• Use of LED lights
Although not new, the use of LED lights on Christmas decorations, wall decor, decorative flags and all kinds of decorative glass containers was widespread. Lit up wall decor and other products are very popular with consumers and sell well according to a few buyers I spoke with.  

• Kitchen Cookware
Many of the showrooms with kitchen products had very simple and contemporary looking products that had very colorful solid colors without any art. Matching trivets and other kitchen items have fret design cutouts such as chevron patterns that are very popular and seen on all kinds of products.

Design Trends
Years ago, designs started with the fashion industry and filtered down first to the home décor industry and then to the craft and gift industries. According to well-known international trend guru Patti Carpenter*, trends no longer filter down from fashion to home décor but happen at the same time which reduces the time in filtering down to other industries. Thus, the trends in the gift industry follow the trends in fashion and home décor more quickly.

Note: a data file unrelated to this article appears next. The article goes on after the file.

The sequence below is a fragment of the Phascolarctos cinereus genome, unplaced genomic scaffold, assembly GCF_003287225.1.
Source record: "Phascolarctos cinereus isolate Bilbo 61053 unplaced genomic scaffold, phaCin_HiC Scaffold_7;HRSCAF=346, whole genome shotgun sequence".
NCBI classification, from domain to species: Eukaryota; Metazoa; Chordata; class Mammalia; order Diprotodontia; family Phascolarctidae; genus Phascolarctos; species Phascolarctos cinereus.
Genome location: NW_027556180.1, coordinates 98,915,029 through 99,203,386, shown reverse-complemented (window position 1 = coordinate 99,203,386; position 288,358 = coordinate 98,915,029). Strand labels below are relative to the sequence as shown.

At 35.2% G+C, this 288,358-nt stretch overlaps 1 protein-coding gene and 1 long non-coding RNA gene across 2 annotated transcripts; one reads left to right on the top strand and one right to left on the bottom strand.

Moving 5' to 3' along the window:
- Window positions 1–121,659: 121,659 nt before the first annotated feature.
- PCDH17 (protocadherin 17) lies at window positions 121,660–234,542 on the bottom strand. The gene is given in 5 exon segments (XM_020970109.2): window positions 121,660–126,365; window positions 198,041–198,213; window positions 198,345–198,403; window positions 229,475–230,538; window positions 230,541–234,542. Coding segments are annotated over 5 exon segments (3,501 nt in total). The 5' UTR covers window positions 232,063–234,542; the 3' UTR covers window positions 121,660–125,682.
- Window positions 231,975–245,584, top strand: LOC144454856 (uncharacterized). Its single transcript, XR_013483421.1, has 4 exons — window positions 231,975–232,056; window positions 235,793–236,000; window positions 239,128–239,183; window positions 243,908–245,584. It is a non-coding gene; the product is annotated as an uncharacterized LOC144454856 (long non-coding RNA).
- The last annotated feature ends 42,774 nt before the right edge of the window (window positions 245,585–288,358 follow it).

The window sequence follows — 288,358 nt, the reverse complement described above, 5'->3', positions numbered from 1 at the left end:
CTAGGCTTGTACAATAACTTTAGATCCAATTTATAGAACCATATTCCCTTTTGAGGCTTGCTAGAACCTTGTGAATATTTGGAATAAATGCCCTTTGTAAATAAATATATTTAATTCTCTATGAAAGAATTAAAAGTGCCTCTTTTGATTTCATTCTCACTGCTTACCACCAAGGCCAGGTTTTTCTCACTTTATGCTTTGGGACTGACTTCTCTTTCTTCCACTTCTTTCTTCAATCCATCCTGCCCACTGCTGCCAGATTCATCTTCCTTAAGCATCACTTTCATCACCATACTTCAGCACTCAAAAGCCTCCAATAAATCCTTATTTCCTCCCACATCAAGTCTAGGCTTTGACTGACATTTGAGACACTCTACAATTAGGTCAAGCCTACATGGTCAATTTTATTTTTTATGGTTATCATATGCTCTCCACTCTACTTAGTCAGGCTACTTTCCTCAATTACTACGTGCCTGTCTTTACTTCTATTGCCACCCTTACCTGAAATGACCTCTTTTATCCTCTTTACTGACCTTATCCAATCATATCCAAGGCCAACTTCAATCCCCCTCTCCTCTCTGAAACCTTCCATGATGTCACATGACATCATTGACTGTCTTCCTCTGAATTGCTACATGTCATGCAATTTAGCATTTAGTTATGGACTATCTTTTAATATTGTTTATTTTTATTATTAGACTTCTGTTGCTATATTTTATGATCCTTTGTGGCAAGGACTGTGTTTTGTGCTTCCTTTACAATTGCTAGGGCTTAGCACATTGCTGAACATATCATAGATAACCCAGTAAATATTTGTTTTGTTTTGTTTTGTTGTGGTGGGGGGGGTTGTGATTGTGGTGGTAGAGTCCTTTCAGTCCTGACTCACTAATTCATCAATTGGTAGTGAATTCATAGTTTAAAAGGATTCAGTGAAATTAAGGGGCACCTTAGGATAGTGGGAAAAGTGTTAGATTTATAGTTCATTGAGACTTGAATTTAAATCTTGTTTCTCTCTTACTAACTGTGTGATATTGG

Many of the designs and looks that were prevalent last year or at the 2014 Atlanta show were not as widespread this year. Some of the showrooms still display rustic distressed style art on their products but not as many showrooms had distressed products as last year. The concept of woodland creatures seems to have disappeared although owls, foxes and bears are still seen on products. The concept "less is more" of simple duo colored patterns has replaced art themes on many products such as gift bags, gift wrap, totes, plastic tumblers, etc. See below for more information about duo colored patterns.

* Information from the conference "Through the Looking Glass: A Study in Contrasts" by Patti Carpenter that I attended at the show.

• Patterns